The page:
Worley Blog


Posted on: March 30th, 2021 by Clifford F. Lynch


Last month, I received an e-mail promoting a seminar on the use of blogs, social networking sites, gated communities, and microsites in consulting. Once again, I was moved to ask myself, “Doesn’t anyone talk anymore?”

One cannot dispute the value of the social media we have at our fingertips today. Certainly, sites such as Facebook, LinkedIn, and Twitter have opened new channels of communication for us. We can e-mail, text, twitter, tweet, cheep, and peep. But what has happened to the art of conversation – the ability to socially interact with live people? We have lost our professional courtesy. We don’t answer our telephones. We let calls go to voicemail, then decide who we will talk to and who we will ignore. Not too many years ago, one of the major reasons for joining an organization like the Council of Supply Management Professionals was to meet people you could call or meet with to discuss mutual problems. That doesn’t seem to be so much the case anymore.

Late last year, I made over 50 phone calls on behalf of a client. After the first five or six, I realized it was going to get ugly, so I started keeping score. The communication barrier started at the front door of most of the firms I called. Telephones were answered by automated systems that referred me to company directories, which did not work in several cases. When I finally worked my way through those, I reached voice mail in well over half the cases. Most of the people who knew me called me back. Most of those who didn’t, did not. I can go to Facebook and find out what someone had for dinner last night, but cannot reach them on the telephone.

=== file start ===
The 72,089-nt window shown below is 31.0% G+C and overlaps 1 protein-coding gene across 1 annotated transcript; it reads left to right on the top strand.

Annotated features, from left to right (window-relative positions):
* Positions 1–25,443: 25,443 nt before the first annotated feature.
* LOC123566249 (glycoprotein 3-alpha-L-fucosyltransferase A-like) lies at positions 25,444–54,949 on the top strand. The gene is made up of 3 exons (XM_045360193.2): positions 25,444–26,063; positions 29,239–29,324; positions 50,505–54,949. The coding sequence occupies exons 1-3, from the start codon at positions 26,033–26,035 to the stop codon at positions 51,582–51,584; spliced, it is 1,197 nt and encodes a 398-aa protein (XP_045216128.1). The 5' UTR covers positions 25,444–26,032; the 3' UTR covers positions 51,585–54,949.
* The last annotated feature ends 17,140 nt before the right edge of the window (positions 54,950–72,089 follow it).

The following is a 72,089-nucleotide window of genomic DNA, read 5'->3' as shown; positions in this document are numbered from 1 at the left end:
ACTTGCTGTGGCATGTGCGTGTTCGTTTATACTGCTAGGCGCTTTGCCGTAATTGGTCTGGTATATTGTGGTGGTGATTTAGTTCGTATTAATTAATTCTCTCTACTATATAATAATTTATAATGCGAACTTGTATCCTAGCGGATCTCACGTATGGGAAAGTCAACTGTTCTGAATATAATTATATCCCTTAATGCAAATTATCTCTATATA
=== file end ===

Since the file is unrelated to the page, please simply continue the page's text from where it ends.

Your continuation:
What has brought about this change in attitude? Certainly, the pandemic has had an impact on behavior, as have downsizing and the emergence of new technologies. What is disturbing however, is that this has been happening for some time. Many of us simply don’t want to take the time to talk or choose to use other messaging options.

Some of you have had conversations like I had recently with someone I will call John. John, apparently having rediscovered his telephone, called and said, “It’s been a while. I just wanted to touch base.” Now, I haven’t heard from John in eight or nine years. Obviously, he is out of work and engaged in a crash program to establish a network. He might as well forget it. It won’t work. Building relationships is a long-term, never ending project and cannot be accomplished overnight. Nor can it be accomplished in my opinion, without personal contact. As a provider of logistics services for part of my career, I have often been frustrated by the failure of many supply chain managers to extend the simple courtesy of returning phone calls. This frustration turns to bemusement when the telephone rings and one of these same individuals is now out of work and suddenly my new best friend.

There is an old story about a group of boys who were trying to walk a railroad track, but could navigate only a few feet before losing their balance. Finally, two of the boys bet the others they could walk the rail without falling off. Challenged to make good on their boast, they each stepped on a rail, extended a hand to the other, and walked the entire length of the track without difficulty. Over the long run, we will accomplish more by helping each other.

Am I opposed to social media or new technology? Absolutely not. They are great tools, but let’s not lose sight of why God gave us the gifts of speech and hearing.